A library is a collection of sources of information and similar resources, made accessible to a defined community for reference or borrowing.[1] It provides physical or digital access to material, and may be a physical building or room, or a virtual space, or both.[2] A library’s collection can include books, periodicals, newspapers, manuscripts, films, maps,prints, documents, microform, CDs, cassettes, videotapes, DVDs, Blu-ray Discs, e-books, audiobooks, databases, and other formats. Libraries range in size from a few shelves of books to several million items. In Latin and Greek, the idea of bookcase is represented by Bibliotheca and Bibliothēkē (Greek: βιβλιοθήκη): derivatives of these mean library in many modern languages, e.g. French bibliothèque.

The first libraries consisted of archives of the earliest form of writing—the clay tablets in cuneiform script discovered inSumer, some dating back to 2600 BC. Private or personal libraries made up of written books appeared in classical Greece in the 5th century BC. In the 6th century, at the very close of the Classical period, the great libraries of the Mediterranean world remained those of Constantinople and Alexandria.

A library is organized for use and maintained by a public body, an institution, a corporation, or a private individual. Public and institutional collections and services may be intended for use by people who choose not to—or cannot afford to—purchase an extensive collection themselves, who need material no individual can reasonably be expected to have, or who require professional assistance with their research. In addition to providing materials, libraries also provide the services of librarians who are experts at finding and organizing information and at interpreting information needs. Libraries often provide quiet areas for studying, and they also often offer common areas to facilitate group study and collaboration. Libraries often provide public facilities for access to their electronic resources and the Internet. Modern libraries are increasingly being redefined as places to get unrestricted access to information in many formats and from many sources. They are extending services beyond the physical walls of a building, by providing material accessible by electronic means, and by providing the assistance of librarians in navigating and analyzing very large amounts of information with a variety of digital tools.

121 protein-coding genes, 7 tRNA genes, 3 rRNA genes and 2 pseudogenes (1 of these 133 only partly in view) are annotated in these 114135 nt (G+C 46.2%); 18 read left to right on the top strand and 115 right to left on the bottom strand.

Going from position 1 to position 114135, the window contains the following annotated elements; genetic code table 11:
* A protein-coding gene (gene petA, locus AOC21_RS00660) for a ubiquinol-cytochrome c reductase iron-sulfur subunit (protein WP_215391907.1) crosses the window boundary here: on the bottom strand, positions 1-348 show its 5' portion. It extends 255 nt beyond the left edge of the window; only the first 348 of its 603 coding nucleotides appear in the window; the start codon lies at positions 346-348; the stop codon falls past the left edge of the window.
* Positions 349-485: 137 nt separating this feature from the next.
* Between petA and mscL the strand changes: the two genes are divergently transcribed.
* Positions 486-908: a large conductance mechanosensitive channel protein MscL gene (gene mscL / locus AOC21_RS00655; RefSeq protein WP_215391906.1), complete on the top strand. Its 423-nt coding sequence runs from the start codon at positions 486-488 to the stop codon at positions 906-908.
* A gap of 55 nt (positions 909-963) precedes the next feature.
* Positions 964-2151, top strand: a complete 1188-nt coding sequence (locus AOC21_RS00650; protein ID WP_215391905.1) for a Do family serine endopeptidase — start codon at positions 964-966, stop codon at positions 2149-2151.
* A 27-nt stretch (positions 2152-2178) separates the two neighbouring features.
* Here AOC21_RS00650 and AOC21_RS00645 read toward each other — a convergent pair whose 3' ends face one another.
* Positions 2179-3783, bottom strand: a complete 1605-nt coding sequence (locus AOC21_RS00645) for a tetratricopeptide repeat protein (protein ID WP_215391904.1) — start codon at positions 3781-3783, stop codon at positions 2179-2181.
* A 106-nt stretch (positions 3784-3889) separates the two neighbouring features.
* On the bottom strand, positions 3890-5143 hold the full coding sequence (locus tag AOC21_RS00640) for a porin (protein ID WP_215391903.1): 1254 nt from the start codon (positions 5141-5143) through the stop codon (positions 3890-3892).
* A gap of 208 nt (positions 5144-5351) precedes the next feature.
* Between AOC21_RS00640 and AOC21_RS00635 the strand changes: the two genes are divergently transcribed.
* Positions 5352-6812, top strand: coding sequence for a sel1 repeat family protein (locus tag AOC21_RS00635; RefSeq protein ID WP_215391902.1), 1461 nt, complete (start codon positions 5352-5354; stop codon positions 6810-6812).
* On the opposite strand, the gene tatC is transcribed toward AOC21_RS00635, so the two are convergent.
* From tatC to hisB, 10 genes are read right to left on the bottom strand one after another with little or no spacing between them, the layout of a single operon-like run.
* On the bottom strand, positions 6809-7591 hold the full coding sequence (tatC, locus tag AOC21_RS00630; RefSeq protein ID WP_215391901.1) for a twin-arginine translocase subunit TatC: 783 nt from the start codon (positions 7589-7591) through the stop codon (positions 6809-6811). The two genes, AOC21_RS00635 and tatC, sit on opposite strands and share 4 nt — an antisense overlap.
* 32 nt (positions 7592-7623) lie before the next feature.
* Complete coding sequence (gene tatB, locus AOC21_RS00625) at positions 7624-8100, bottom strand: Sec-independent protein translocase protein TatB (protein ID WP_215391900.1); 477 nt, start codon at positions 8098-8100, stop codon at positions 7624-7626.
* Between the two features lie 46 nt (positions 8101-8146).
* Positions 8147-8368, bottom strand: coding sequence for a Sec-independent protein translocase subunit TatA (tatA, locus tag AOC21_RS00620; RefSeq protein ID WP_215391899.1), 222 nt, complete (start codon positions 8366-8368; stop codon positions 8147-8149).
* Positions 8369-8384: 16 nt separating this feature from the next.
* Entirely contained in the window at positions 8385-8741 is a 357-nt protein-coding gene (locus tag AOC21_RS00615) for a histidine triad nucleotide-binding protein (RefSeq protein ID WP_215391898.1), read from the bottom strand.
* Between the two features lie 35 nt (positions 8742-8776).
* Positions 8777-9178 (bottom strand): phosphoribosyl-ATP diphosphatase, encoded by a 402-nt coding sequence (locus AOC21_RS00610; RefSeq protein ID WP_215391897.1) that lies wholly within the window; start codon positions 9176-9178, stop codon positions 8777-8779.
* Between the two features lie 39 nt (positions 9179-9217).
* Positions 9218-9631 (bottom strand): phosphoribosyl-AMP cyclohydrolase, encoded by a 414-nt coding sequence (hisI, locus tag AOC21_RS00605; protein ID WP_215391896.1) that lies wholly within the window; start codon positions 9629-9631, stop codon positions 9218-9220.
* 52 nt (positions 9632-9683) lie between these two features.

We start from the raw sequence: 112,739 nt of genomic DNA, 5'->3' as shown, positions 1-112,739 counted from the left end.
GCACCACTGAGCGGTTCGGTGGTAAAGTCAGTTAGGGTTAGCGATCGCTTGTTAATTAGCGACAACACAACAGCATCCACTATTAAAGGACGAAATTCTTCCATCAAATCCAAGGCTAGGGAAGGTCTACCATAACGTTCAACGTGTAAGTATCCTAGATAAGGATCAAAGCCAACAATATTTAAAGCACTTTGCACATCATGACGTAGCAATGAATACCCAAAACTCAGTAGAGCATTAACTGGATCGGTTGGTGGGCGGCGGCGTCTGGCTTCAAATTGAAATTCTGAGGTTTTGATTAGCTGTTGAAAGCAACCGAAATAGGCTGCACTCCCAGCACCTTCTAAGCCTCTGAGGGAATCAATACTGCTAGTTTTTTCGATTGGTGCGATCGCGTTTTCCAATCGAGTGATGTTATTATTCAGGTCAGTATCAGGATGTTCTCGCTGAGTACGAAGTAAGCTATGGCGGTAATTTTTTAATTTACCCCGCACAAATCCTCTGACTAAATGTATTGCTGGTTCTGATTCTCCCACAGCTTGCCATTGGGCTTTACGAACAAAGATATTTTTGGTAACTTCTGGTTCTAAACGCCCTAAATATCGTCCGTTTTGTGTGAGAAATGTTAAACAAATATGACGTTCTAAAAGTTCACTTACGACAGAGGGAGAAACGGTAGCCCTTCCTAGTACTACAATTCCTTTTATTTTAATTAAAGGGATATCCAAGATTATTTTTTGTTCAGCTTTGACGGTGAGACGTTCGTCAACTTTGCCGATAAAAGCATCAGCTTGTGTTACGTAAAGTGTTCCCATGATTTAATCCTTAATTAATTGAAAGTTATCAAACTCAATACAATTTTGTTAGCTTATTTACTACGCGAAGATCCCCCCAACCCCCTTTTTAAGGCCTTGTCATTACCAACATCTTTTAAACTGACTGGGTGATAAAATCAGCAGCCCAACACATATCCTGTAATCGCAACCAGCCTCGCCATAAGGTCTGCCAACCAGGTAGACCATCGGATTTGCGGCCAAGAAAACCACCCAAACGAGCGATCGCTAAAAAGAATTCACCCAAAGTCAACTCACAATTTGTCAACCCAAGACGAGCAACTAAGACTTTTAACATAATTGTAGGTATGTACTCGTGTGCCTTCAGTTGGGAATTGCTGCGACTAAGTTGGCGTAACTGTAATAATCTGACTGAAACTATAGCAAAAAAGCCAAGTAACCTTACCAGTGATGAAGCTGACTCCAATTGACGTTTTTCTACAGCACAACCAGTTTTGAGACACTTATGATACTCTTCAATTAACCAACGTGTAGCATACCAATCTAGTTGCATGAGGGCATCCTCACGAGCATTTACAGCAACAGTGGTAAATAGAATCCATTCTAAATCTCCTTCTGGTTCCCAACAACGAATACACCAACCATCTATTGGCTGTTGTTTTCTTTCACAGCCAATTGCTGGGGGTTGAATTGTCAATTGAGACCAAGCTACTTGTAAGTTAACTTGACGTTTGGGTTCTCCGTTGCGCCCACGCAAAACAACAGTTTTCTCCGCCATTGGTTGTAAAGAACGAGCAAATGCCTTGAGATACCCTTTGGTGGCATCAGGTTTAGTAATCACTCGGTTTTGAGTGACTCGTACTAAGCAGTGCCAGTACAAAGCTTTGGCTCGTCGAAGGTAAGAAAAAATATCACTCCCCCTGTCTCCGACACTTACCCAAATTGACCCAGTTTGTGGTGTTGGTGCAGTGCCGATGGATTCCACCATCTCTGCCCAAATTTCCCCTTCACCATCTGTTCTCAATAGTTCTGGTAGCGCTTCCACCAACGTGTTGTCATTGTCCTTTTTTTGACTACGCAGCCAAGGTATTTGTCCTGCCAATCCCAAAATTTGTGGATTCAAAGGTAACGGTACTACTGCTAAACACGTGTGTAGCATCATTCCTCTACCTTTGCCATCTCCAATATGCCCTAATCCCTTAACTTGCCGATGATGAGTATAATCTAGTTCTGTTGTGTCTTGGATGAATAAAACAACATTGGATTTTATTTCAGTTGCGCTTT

The United States of America (USA), commonly referred to as the United States (U.S.), America, and sometimes the States, is a federal republic[17][18] consisting of 50 statesand a federal district. The 48 contiguous states and Washington, D.C., are in central North America between Canada and Mexico. The state of Alaska is located in the northwestern part of North America and the state of Hawaii is an archipelago in the mid-Pacific. The country also has five populated and nine unpopulated territories in the Pacific and the Caribbean. At 3.80 million square miles (9.85 million km2)[4] and with around 318 million people, the United States is the world’s fourth-largest country by total area and third-largest by population. It is one of the world’s most ethnically diverse and multicultural nations, the product of large-scale immigration from many countries.[19]The geography and climate of the United States is also extremely diverse, and it is home to a wide variety of wildlife.[20]

The United States is a developed country and has the world’s largest national economy.[6] The economy is fueled by an abundance of natural resources and high worker productivity.[29] While the U.S. economy is considered post-industrial, it continues to be one of the world’s largest manufacturers.[30] The country accounts for 37% of global military spending,[31] being the world’s foremost economic and military power, a prominent political and cultural force, and a leader in scientific research and technological innovations.[32]